Last week 717 Muslims died during a stampede in Saudi Arabia during the annual Islamic pilgrimage to Mecca and Mina. When I read about this I couldn’t help but wonder of the importance of such a pilgrimage and what would cause these people to trample others? If we look back over the years this is an reoccurring incident. In 1990 a stampede inside the Al-Ma’aisim tunnel leading out from Mecca towards Mina and the Plains of Arafat led to the deaths of 1,426 pilgrims. In 1994 a stampede killed at least 270 pilgrims, in 1998 at least 118 pilgrims were trampled to death and 180 injured in an incident on Jamarat Bridge. In 2001, 35 pilgrims were trampled to death in a stampede and in 2003 another 14 pilgrims’ were killed. While in 2004, 251 pilgrims were killed and another 244 injured in a stampede and in 2006 at least 346 pilgrims were killed and 289 more were injured. When I look at these numbers it saddens me to think that each one of these numbers represent people who have died and went to hell.
In my studies I found out that this annual Islamic pilgrimage to Mecca known as Hajj, is a mandatory religious duty for Muslims. It must be carried out at least once in their lifetime by all adult male Muslims who are physically and financially capable of undertaking the journey, and can support their family during their absence. It is one of the five pillars of Islam and is a demonstration of the solidarity of the Muslim people, and their submission to Allah. During Hajj, pilgrims join processions of hundreds of thousands of people, who simultaneously converge on Mecca for the week of the Hajj, and perform a series of rituals: each person walks counter-clockwise seven times around the Ka’aba, runs back and forth between the hills of Al-Safa and Al-Marwah, drinks from the Zamzam Well, goes to the plains of Mount Arafat to stand in vigil, spends a night in the plain of Muzdalifa, and performs symbolic stoning of the devil by throwing stones at three pillars. The pilgrims then shave their heads, perform a ritual of animal sacrifice, and celebrate the three-day global festival of Eid al-Adha. Apart from being an obligatory religious duty, Hajj is seen to have a spiritual merit that provides the Muslims with an opportunity of self-renewal and also serves as a reminder of the Day of Judgment when Muslims believe people will stand before Allah. To every Muslim that was trampled last week and in the years past this is why they traveled thousands of miles to participate. It is of great importance that they fulfill the obligations of Allah in order to be saved.
I must tell you that I am thankful that I do not serve Allah, but a God of grace and mercy. A God whose love is not a response to our goodness, but in spite of our lack of goodness. A God who proved His love for us in that while we were still sinners, Christ died for us (Rom. 5:8). But even more than dying for us, God the Son rose from the dead, conquering sin and death, and He offers us forgiveness of sins and eternal life by His grace through faith in Him. The apostle John wrote, “Herein is love, not that we loved God, but that He loved us and sent His Son to be the propitiation for our sin” (1 John 4:10). His love for all people is unconditional.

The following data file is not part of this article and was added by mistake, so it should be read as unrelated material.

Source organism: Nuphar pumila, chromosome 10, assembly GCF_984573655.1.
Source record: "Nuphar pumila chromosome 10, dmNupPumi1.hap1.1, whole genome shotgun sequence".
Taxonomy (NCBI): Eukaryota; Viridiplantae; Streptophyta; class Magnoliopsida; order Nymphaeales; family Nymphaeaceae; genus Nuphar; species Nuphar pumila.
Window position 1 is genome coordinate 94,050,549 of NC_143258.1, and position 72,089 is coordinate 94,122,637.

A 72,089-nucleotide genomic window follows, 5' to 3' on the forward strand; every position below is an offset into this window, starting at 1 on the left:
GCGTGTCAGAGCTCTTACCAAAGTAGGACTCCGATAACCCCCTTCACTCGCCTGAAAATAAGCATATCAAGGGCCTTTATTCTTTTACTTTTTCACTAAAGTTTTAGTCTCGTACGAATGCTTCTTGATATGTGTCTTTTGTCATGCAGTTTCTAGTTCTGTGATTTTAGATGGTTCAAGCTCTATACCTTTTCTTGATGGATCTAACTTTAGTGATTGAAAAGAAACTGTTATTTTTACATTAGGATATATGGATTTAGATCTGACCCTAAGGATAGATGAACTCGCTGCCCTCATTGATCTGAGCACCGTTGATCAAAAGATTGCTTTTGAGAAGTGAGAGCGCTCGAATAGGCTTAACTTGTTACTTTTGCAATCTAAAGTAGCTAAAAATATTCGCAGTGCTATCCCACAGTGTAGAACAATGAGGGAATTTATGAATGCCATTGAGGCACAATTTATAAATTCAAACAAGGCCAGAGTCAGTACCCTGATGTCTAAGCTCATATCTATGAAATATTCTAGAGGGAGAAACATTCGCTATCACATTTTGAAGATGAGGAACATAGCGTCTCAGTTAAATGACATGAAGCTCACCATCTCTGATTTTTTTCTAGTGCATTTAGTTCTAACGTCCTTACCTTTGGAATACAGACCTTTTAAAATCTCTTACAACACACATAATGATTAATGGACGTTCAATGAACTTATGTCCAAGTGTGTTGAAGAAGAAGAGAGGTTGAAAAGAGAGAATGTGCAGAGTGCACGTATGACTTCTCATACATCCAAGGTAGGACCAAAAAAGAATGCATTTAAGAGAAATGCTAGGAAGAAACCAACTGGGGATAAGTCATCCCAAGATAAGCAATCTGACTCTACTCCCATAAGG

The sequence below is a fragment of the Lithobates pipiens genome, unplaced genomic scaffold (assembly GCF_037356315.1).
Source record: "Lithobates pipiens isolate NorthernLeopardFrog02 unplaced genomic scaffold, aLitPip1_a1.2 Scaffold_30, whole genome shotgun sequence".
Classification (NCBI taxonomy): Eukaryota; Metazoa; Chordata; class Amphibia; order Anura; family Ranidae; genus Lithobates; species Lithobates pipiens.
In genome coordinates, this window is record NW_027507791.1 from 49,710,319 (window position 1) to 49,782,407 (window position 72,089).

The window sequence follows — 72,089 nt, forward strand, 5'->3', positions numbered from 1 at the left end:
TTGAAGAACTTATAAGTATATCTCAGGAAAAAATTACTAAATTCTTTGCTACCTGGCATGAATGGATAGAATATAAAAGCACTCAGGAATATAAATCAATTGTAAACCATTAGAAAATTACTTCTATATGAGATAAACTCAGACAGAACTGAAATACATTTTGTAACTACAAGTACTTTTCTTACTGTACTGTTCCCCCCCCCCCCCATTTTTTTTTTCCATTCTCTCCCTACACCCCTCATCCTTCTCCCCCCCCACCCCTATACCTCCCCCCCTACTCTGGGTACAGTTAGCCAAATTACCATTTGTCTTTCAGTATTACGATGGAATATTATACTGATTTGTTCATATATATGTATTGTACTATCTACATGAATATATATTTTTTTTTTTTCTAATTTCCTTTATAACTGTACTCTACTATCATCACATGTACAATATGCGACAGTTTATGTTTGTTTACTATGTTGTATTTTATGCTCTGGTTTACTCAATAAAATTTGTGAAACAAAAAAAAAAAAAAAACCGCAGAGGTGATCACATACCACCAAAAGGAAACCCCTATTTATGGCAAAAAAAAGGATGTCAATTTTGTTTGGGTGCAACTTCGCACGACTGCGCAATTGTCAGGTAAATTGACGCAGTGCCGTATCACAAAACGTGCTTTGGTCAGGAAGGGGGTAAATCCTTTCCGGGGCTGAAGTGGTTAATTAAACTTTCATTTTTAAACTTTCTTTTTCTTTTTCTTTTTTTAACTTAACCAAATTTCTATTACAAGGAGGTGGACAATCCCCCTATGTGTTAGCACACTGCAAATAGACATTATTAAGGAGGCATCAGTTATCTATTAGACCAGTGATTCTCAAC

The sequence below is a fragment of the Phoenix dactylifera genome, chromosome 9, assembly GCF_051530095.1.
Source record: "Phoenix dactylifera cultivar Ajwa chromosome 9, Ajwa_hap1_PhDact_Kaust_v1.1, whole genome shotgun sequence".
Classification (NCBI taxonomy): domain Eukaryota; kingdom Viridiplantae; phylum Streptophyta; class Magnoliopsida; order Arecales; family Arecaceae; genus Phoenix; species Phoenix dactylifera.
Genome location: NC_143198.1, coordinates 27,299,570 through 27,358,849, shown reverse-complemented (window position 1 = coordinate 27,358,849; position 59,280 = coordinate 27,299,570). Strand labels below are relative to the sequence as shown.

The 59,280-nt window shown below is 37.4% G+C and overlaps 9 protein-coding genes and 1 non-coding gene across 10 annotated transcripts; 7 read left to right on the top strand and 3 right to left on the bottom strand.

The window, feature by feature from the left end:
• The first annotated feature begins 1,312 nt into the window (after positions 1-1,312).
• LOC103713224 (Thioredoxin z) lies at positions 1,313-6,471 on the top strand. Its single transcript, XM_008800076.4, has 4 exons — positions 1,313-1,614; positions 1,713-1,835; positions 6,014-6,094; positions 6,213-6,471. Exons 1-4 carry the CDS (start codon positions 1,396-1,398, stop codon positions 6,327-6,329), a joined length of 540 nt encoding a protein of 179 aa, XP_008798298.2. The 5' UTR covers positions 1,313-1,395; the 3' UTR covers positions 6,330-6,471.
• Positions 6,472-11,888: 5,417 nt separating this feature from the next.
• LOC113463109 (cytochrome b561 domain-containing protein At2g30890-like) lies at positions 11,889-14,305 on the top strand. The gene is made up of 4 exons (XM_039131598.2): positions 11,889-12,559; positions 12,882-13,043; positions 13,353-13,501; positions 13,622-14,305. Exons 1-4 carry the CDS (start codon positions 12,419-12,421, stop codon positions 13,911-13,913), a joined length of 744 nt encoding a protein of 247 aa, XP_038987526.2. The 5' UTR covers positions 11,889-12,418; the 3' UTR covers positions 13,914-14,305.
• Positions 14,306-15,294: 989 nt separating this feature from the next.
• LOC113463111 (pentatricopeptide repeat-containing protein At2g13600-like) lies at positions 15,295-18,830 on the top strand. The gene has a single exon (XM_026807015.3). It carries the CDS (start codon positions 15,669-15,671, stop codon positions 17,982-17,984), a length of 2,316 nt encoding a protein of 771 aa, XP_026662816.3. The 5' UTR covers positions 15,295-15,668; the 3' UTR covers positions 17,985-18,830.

The Qur’an teaches that Allah loves those he chooses to love and hates those he chooses to hate. It appears his love or hate is in response to human behavior. “Allah loves not those that do wrong,” says the Qur’an (Surah 3:140), neither does he love “him who is treacherous, sinful” (Surah 4:107). “Those who reject faith and do wrong – Allah will not forgive them nor guide them to anyway – Except the way of Hell, to dwell therein forever. And this to Allah is easy (4:168-169). We can also read in the Qur’an that Allah is not truly personal, knowable, or approachable. The Qur’an depicts him more judgmental than gracious and it is considered blasphemous to “presume” that one can know God or claim any sort of close, personal fellowship with Allah. The Qur’an also teaches that Allah did not, would not, and will not die for you, nor would he send anyone to die for you. In fact it says that there is no need for Allah to provide a sacrifice for sin because ignorance of Islam, not sin, is man’s problem and staying away from major sins will automatically result in one’s “small” sins being overlooked by Allah (4:31).
So as we consider what happened last week we see a people who have been deceived. A people that understood what it meant to submit to Allah as servants and if they didn’t perform this ritual while they were able, that Allah might judge against them. While we can respect their submission which is also a Biblical aspect of our relationship with God, it is incomplete. As Christians, through Jesus, we know that we move from being servants to becoming sons and daughters. So friends, please take some time today to pray for these men and women that they would have a full revelation of the true God and His loving character. Pray that they will also understand that God desires for everyone to know Him as children and not as slaves. Pray that they would get saved, pray that they will be convicted of sin and know true repentance. Pray that they would experience God’s total forgiveness and thus be able to forgive others. And also pray that they would know the assurance of salvation through Jesus, something Islam can never offer them!